For about the next eighteen months we spent every minute we could working on the house. We did all of the building except the electric wiring, plumbing, plastering and floor sanding. Mr. Butler tiled the bathroom for us for the cost of material.
We had a wooden box originally used to ship wall tile that we used for a bed for Kerry’s nap. One day we had set a long piece of furring strip up in the corner of the room. Kerry was asleep in his box when the wind blew the furring strip down and it hit his head. His head was bleeding very profusely. This scared us both “silly.” We took him to the doctor. By the time we got out of the doctor’s office he was feeling good again, so we went back to work.
I had arranged for the plasterers to start the job on a certain morning. The day before they were to come, I had planned to finish nailing up the rock lath. Mr. Horner called me at the hospital to tell me that they would be there a day early. The lath was not finished, and I couldn’t get off work. I called Margaret. She arranged for Mrs. Butler to keep Kerry and went to the house and finished putting up the lath by herself. She was pregnant with Peggy  at that time.
One day Margaret was watching Mr. Butler setting the small floor tile in the bathroom. Being pregnant, her stomach was sort of queasy. Watching the close work with the tile made her nervous, and she had to go outside to upchuck.
We moved in before the house was finished. It was only four rooms and a bath with cinderblock outside walls, so it wasn’t a mansion, but we were certainly proud of it. We lived there for more than a year before we got Mr. Horner to make the arrangements to transfer the place to us. The total cost to us was four thousand dollars for house and lot. Our payment was twenty-five dollars per month.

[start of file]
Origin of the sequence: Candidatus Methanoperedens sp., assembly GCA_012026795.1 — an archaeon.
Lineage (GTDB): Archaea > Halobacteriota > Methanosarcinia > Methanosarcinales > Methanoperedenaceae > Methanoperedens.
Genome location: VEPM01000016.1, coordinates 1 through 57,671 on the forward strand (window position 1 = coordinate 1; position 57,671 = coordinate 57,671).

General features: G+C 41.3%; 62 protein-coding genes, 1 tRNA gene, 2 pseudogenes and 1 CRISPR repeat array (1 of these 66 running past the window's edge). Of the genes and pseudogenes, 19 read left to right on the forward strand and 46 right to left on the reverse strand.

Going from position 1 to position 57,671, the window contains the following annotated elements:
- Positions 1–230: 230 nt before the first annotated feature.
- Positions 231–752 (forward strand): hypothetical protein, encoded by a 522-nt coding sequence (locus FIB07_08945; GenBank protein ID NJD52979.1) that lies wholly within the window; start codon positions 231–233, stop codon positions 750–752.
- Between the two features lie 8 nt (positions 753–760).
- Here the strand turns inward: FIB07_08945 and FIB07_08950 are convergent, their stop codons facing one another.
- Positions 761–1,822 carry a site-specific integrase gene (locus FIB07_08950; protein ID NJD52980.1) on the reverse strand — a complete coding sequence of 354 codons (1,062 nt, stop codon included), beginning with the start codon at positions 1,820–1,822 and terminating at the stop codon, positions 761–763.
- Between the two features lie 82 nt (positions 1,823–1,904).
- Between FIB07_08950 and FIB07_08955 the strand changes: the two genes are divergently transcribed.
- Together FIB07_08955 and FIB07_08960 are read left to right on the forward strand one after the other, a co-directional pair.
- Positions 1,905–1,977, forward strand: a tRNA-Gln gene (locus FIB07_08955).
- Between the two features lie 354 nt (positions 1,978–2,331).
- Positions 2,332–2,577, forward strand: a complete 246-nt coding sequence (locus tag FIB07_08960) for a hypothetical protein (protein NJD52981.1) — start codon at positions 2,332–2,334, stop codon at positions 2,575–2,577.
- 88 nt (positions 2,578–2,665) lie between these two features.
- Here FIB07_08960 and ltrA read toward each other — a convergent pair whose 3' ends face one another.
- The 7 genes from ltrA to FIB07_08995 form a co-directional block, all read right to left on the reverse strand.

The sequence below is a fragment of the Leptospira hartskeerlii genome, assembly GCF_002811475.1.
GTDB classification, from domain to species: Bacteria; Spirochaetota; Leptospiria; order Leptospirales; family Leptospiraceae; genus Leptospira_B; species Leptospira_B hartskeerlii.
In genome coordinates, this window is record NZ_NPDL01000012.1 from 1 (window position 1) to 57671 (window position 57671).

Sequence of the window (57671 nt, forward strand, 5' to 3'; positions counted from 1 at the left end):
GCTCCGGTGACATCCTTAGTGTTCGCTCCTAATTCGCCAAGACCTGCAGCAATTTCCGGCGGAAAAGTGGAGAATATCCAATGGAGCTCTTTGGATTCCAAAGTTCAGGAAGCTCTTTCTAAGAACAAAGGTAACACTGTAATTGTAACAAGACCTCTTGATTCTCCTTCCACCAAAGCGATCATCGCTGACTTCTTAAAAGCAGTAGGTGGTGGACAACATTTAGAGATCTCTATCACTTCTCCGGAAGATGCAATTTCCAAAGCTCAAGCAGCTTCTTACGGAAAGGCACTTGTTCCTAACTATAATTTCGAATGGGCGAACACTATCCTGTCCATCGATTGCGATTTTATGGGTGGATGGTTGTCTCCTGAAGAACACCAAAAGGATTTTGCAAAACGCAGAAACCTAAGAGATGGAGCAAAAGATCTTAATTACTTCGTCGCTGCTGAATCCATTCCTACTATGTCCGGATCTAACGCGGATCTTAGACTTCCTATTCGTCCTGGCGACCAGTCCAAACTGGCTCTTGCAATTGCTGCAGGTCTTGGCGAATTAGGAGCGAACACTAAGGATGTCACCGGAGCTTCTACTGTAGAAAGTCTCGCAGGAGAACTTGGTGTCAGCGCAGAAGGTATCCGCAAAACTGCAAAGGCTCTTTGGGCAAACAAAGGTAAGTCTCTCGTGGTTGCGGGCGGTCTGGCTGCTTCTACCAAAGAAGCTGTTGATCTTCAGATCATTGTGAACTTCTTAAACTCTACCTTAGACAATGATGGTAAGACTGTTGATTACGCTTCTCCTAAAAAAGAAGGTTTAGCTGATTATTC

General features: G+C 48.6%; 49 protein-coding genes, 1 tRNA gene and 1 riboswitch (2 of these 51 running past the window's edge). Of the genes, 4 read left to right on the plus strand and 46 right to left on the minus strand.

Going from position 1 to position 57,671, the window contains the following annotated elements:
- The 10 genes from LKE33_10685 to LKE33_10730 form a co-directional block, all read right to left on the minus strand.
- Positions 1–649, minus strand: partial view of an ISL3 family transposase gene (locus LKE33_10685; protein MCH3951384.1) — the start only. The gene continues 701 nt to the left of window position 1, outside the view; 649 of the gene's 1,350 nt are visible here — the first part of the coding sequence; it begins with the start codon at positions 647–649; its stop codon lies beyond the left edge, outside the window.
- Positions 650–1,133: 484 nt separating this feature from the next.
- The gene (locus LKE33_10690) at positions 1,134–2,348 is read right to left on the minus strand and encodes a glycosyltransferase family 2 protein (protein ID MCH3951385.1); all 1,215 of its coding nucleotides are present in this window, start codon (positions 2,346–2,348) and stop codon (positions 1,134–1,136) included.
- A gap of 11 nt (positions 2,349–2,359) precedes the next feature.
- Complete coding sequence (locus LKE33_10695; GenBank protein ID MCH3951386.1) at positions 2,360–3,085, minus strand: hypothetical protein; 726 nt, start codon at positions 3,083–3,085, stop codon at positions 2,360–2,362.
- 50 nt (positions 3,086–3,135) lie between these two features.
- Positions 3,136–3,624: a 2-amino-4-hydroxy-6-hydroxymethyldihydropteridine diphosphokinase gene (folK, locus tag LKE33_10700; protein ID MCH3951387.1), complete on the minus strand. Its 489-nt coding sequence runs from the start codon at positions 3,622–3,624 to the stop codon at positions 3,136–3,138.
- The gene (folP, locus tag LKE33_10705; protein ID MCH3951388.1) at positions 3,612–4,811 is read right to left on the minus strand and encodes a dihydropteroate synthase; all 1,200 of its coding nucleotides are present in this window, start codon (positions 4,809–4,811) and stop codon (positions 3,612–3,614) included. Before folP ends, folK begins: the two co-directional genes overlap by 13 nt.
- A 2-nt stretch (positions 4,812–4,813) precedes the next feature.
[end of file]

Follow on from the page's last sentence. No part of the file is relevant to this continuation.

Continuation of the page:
this time, the hospital had been transferred from the War Department to the Veterans’ Administration, and a Mr. Holland  transferred in as chief cook. I was promoted to assistant chief cook.
I learned that a new hospital was being built in Salisbury, North Carolina. I applied for the chief cook’s job.
Our oldest friends in Richmond, Bill and Stella Sea, wanted a garage built. I was helping them and had laid the cinderblock foundation about three courses high. Margaret and the three kids were watching. Kerry came over and pushed one of the blocks off the wall. I fussed at him and then asked him why he did that. His reply: “Just wanted to see how it works.”